¶ 2 On appeal, defendant raises the following issues: (1) the State failed to prove beyond a reasonable doubt defendant intended to communicate a threat of unlawful violence to a public official; (2) section 12-9(a) of the Criminal Code of 2012 (Criminal Code) (720 ILCS 5/12-9(a) (West 2014)) is unconstitutionally overbroad, violating the first amendment of the United States Constitution (U.S. Const., amend. I) and section 2 of article I of the Illinois Constitution (Ill. Const. 1970, art. I, § 2); (3) the trial court erred by allowing the State to introduce other-crimes evidence, which denied him a fair trial; (4) he was denied his statutory right to a speedy trial when the court granted the State's motion to continue the case past March 31, 2016; (5) the court erred by allowing him to proceed pro se at trial without first substantially complying with Illinois Supreme Court Rule 401(a) (eff. July 1, 1984); (6) the court erred by not ordering, sua sponte, a hearing on his fitness, even though he had earlier been found fit to stand trial; (7) the court abused its discretion in summarily convicting him of direct criminal contempt in case Nos. 16-CC-1 and 16-CC-2; and (8) the court imposed an excessive sentence. We affirm in part and reverse in part.

         ¶ 3 I. BACKGROUND

         ¶ 4 In November 2015, the State charged defendant by information with threatening a public official (720 ILCS 5/12-9(a)(1), (a)(2) (West 2014)). According to the charging instrument, on or about October 27, 2015, "defendant knowingly conveyed to a public official, Judge Robert Bollinger, by telephone a communication containing a threat that placed the public official in reasonable apprehension of future bodily harm." On November 4, 2015, the trial court (Judge Dan Flannell) gave defendant a copy of the information and read the charges to him. The court asked defendant whether he had counsel, wanted to obtain private counsel, or wanted the court to appoint him a public defender. Defendant said he would represent himself because he believed the Macon County Public Defender's office was biased against him.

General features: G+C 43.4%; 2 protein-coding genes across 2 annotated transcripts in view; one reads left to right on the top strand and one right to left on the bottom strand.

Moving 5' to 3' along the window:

¶ 5 On November 25, 2015, at defendant's preliminary hearing, the trial court asked defendant if he still intended to represent himself or wanted a public defender appointed. Defendant again said he wanted to proceed pro se instead of being represented by the Macon County Public Defender's office. After finding the State established probable cause, the court again told defendant it would appoint a public defender to represent him but defendant did not have the right to choose who the public defender would be. Defendant said he would still proceed pro se.